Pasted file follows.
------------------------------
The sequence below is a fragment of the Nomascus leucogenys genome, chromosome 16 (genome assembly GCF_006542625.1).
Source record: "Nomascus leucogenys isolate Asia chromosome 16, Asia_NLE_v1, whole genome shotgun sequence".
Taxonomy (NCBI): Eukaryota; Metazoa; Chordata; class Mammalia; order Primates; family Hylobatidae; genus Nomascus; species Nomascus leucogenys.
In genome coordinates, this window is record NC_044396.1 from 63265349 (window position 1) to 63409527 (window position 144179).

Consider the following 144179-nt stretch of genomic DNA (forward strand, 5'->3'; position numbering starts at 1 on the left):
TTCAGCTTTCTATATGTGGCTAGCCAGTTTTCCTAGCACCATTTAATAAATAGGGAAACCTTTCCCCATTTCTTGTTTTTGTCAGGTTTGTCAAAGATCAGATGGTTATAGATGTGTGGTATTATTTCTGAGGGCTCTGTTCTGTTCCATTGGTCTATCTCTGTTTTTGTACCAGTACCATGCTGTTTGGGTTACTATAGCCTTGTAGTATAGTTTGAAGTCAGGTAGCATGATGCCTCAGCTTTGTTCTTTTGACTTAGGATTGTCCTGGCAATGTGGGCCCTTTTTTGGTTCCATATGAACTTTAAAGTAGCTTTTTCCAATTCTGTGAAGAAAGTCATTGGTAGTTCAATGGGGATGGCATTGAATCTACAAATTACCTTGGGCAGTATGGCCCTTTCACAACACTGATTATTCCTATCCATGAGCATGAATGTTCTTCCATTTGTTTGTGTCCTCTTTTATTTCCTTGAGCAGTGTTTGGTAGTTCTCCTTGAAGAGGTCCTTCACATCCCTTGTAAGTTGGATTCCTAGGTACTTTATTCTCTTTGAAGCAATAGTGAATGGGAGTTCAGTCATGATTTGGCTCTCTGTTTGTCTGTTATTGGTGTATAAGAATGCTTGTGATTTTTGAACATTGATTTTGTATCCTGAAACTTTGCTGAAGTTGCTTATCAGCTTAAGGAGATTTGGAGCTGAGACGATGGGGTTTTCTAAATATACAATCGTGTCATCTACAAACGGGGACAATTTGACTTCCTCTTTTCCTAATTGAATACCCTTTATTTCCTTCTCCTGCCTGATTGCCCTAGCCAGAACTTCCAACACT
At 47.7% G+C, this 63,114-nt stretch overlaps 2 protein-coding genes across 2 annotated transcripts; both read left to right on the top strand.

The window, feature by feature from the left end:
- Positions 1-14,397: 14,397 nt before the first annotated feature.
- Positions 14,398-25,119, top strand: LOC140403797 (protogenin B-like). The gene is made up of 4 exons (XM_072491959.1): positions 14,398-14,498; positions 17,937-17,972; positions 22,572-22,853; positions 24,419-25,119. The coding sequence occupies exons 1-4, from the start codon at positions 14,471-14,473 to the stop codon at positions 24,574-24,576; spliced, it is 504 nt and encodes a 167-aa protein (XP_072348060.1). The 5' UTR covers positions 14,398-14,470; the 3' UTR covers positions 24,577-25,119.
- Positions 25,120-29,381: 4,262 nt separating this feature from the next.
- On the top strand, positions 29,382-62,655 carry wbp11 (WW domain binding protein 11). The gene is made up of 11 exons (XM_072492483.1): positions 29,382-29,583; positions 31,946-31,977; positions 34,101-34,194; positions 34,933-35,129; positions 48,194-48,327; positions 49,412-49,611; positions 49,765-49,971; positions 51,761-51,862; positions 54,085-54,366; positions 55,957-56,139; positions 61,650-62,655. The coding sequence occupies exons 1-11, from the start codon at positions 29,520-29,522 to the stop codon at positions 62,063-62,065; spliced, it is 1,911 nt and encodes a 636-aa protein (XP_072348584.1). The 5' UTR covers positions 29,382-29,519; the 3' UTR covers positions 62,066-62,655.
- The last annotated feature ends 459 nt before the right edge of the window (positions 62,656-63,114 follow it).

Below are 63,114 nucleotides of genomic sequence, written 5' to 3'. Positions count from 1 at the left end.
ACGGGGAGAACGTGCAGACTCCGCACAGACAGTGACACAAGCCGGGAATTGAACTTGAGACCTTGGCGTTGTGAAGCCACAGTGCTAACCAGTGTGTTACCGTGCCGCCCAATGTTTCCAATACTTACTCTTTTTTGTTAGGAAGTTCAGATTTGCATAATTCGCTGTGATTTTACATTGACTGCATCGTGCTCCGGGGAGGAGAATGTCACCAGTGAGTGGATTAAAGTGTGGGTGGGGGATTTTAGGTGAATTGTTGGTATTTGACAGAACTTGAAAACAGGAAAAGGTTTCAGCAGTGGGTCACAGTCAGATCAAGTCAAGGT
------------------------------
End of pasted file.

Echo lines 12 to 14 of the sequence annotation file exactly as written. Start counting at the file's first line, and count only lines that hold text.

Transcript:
- On the top strand, positions 29,382-62,655 carry wbp11 (WW domain binding protein 11). The gene is made up of 11 exons (XM_072492483.1): positions 29,382-29,583; positions 31,946-31,977; positions 34,101-34,194; positions 34,933-35,129; positions 48,194-48,327; positions 49,412-49,611; positions 49,765-49,971; positions 51,761-51,862; positions 54,085-54,366; positions 55,957-56,139; positions 61,650-62,655. The coding sequence occupies exons 1-11, from the start codon at positions 29,520-29,522 to the stop codon at positions 62,063-62,065; spliced, it is 1,911 nt and encodes a 636-aa protein (XP_072348584.1). The 5' UTR covers positions 29,382-29,519; the 3' UTR covers positions 62,066-62,655.
- The last annotated feature ends 459 nt before the right edge of the window (positions 62,656-63,114 follow it).

Below are 63,114 nucleotides of genomic sequence, written 5' to 3'. Positions count from 1 at the left end.